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Whiskey symbolizes desire in the era of growth

Posted June. 10, 2014 01:38,   

Updated January. 01, 1970 09:00


"Scent more charming than fragrance, taste softer than silk"

“Imperial,” Korea’s first premium whiskey that appeared with this advertisement copy, marks the 20th anniversary this year. Up until 1994, ordinary people had few chances to access premium whiskies that are produced by fermenting malt for 12 years or longer.

Until 1984, “other spirits” including Gilbert Royal (Jinro), and Very Nine Gold (Baekhwa), which only contain up to 30 percent of whiskey concentrate, were consumed as alternatives to whiskies. In 1984, ahead of the 1986 Asian Games in Korea, five to seven-year-old standard whiskies including VIP (Jinro), Passport (OB Seagram), and Something Special (Very Nine) made debut thanks to the policy "Korea should also make genuine whiskies."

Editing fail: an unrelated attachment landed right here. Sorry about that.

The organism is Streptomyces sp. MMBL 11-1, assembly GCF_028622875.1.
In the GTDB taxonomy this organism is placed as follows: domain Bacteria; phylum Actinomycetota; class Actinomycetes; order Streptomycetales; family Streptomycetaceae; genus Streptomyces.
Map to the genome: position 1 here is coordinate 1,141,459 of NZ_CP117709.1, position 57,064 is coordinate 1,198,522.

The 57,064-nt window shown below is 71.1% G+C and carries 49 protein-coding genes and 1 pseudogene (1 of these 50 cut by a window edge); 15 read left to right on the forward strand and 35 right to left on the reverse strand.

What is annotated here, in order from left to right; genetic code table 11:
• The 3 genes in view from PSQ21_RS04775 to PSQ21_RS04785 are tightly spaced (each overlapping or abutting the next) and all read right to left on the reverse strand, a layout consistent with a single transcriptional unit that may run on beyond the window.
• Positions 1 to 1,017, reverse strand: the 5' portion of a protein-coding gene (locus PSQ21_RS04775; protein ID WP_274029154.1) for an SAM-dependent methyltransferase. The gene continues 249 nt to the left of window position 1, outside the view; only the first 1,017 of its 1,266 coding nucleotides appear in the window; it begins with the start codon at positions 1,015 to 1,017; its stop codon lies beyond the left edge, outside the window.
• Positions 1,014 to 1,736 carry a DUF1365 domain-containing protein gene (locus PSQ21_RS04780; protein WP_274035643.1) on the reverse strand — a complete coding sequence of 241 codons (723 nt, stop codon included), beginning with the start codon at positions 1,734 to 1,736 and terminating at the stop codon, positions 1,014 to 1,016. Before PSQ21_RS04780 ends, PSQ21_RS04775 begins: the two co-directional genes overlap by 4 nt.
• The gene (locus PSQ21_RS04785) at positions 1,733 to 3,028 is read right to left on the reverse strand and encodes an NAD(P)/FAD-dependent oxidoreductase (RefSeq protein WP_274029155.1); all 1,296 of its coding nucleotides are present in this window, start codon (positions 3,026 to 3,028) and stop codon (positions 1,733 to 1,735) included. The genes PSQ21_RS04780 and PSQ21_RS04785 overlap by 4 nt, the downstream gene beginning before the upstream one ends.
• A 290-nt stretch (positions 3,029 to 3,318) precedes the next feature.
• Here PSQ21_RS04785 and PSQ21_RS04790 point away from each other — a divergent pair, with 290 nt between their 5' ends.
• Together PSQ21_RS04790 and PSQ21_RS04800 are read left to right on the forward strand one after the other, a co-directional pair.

The general public’s desire for high-end whiskey surfaced in earnest following the emergence of Imperial produced by Jinro. The explosive growth of whiskey consumption in Korea was an issue of global interest. In 1995, Imperial ranked the fourth best-selling whiskey brand in the world after Chivas Regal, Johnnie Walker, and Glenfiddich. Following the success of Imperial, Dimple (Chosun Brewery), Scotch Blue (Lotte Chilsung), Windsor (OB Seagram) and Ambassador (Bohae) made debut in succession.

In order to gain the upper hand in the whiskey market, which grows by 30 percent every year, whiskey salespeople used to volunteer to serve as chauffer for female bar owners on their way home after the closure of business. Whiskey companies had provided loans to "Room Salons" amid fierce competition in a turf war.